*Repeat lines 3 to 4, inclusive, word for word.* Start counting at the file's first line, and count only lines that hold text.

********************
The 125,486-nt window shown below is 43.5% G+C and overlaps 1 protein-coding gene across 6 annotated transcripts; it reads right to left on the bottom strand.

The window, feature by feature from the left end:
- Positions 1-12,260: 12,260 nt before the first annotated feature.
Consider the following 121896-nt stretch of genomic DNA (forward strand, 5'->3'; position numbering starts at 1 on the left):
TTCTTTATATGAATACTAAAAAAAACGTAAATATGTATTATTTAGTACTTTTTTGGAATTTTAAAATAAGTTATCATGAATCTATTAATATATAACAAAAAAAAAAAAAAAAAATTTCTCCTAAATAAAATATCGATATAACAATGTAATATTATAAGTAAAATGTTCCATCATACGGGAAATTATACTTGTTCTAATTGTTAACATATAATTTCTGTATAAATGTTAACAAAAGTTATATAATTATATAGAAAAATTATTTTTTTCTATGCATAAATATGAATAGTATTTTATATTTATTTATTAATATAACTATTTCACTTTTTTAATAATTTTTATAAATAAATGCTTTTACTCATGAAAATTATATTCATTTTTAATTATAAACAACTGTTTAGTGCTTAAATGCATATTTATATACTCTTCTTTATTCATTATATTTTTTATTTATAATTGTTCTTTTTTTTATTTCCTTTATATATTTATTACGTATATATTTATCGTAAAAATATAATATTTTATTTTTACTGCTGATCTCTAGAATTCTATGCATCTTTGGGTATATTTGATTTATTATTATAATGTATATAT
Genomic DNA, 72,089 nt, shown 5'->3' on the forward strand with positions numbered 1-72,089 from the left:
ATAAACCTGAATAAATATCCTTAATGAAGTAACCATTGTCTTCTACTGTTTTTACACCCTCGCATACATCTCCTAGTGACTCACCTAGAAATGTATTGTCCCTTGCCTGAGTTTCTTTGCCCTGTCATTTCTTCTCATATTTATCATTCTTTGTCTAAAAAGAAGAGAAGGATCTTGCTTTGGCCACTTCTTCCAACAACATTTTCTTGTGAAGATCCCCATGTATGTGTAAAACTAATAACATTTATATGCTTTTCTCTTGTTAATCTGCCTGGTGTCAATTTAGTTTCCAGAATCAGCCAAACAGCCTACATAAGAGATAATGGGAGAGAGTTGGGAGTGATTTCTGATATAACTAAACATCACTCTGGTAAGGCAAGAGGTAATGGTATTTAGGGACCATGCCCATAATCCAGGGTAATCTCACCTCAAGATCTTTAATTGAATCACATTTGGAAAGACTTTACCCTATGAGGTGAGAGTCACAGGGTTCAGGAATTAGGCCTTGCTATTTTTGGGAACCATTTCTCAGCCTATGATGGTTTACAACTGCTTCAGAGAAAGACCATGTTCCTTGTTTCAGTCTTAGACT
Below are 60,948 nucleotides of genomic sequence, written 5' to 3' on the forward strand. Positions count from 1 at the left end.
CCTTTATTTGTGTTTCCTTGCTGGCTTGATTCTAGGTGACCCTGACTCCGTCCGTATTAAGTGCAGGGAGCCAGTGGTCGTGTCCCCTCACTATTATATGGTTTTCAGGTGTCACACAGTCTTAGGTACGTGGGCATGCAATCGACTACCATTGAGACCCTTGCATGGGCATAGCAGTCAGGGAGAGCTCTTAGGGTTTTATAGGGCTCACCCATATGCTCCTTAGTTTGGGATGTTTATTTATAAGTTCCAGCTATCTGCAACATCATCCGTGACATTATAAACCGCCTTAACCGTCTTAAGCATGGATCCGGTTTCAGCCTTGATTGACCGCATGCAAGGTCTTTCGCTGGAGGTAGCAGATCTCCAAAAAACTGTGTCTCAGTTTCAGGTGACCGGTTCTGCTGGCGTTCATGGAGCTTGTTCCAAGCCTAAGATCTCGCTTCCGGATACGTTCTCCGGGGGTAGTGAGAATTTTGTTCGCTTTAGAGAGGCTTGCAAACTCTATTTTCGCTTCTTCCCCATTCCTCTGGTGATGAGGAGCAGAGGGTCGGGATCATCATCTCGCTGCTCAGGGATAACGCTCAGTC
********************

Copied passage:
- Positions 1-12,260: 12,260 nt before the first annotated feature.
Consider the following 121896-nt stretch of genomic DNA (forward strand, 5'->3'; position numbering starts at 1 on the left):